SMALL GRAINS RESEARCH WORKSHOP MEETS IN AMARILLO AUG. 21

Writer: Pam Dillard, (806) 677-5600,p-dillard@tamu.edu
Contact: Jackie Rudd, (806) 677-5600,j-rudd@tamu.edu

AMARILLO — Putting research itself under the microscope is basically what a group of Texas scientists, specialists and industry leaders focused on small grains will be doing Aug. 21 in Amarillo.

“Workshops like this one help us ensure that our work in small grains research is what we should be doing,” said Jackie Rudd, Experiment Station wheat breeder at Amarillo, who serves as A&M’s statewide coordinator for small grains work.

Looking at current research conducted across the state and developing strategies for the future will mark the tone of the workshop hosted by the Texas Agricultural Experiment Station and Texas Cooperative Extension at the Texas A&M University System Agricultural Research and Extension Center.

Those working collaboratively in small grains may take advantage of this opportunity to share new data and review the priorities involving small grains production and marketing research and education programs, Rudd said.

The opening session will feature a program overview by Dr. Don Robinson, resident research director of the Texas A&M Center at Vernon, who will focus on the recently adopted Texas Small Grains Research and Extension Program Strategic Plan and the role of the small grains advisory committee.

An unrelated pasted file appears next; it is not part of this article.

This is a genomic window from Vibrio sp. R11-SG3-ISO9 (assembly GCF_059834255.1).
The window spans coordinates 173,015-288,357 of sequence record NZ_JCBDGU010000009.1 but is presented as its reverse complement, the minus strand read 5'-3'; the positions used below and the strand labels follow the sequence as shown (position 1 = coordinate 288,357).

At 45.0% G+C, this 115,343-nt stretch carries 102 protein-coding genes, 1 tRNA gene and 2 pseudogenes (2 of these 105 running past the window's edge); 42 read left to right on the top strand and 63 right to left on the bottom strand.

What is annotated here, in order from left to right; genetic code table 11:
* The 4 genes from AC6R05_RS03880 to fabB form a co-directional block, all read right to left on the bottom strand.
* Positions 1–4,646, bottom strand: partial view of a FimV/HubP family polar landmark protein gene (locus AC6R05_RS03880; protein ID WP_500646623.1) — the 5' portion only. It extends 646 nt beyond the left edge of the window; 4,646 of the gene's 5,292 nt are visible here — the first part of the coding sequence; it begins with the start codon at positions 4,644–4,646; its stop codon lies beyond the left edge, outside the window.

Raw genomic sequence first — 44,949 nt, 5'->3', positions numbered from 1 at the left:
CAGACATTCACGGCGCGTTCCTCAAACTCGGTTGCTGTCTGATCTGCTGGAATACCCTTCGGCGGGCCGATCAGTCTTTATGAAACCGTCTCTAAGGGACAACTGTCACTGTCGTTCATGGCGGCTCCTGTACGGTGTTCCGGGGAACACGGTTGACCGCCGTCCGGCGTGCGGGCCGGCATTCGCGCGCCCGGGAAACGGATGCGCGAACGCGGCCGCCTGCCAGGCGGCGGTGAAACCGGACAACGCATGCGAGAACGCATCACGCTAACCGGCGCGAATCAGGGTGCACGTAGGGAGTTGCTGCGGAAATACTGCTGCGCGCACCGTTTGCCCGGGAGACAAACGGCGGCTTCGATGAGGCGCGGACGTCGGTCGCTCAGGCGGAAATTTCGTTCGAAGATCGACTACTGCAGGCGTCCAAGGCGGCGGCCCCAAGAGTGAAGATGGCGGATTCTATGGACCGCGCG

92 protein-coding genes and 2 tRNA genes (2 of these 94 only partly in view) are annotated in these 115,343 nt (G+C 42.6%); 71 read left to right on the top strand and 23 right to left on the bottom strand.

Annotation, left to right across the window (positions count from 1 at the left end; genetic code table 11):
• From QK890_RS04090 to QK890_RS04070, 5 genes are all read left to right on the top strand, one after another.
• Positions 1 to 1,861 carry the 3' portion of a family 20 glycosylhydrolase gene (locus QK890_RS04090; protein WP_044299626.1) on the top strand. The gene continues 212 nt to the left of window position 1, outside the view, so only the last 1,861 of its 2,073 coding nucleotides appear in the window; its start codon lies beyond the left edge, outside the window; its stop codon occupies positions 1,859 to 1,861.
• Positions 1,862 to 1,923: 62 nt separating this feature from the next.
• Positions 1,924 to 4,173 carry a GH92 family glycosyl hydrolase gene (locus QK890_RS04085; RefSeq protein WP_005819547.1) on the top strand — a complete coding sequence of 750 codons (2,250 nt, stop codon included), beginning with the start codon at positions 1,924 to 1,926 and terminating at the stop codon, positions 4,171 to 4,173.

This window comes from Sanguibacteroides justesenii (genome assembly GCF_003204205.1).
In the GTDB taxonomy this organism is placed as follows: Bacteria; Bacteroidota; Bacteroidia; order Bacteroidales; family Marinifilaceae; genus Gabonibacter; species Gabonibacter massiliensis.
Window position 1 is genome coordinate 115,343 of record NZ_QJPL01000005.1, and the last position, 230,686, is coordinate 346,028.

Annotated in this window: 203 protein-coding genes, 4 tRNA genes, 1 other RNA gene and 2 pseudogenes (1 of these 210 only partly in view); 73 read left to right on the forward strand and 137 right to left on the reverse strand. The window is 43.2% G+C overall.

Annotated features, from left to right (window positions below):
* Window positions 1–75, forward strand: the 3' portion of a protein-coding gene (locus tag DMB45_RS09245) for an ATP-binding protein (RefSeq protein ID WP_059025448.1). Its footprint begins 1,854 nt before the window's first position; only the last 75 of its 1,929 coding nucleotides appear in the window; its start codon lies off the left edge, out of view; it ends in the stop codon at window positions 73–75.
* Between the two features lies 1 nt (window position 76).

The A&M System Agriculture Program restructured its efforts with small grains to improve efficiency throughout the program, concentrate people and resources in fewer locations, and minimize duplication.

The agenda will provide an arena for discussions in six major areas, including progress toward the group’s objectives: integration of conventional and biotechnological research to increase the knowledge base of small grains, primarily wheat, oats, barley and triticale.

The group will also address issues relevant to developing superior plant materials for domestic and international use; biotic and abiotic stresses of small grain crops; management practices and cropping systems that maximize the genetic potential of plants; land and water resource management; marketability of small grain commodities; and delivery systems of science-based information dealing with production and marketing issues.

The Texas Wheat Producers Board also will be meeting at the center on the same day, making it possible for members to visit with researchers as well.

-30-

Print Friendly
Email this to someoneShare on FacebookTweet about this on TwitterShare on LinkedInShare on Google+Pin on Pinterest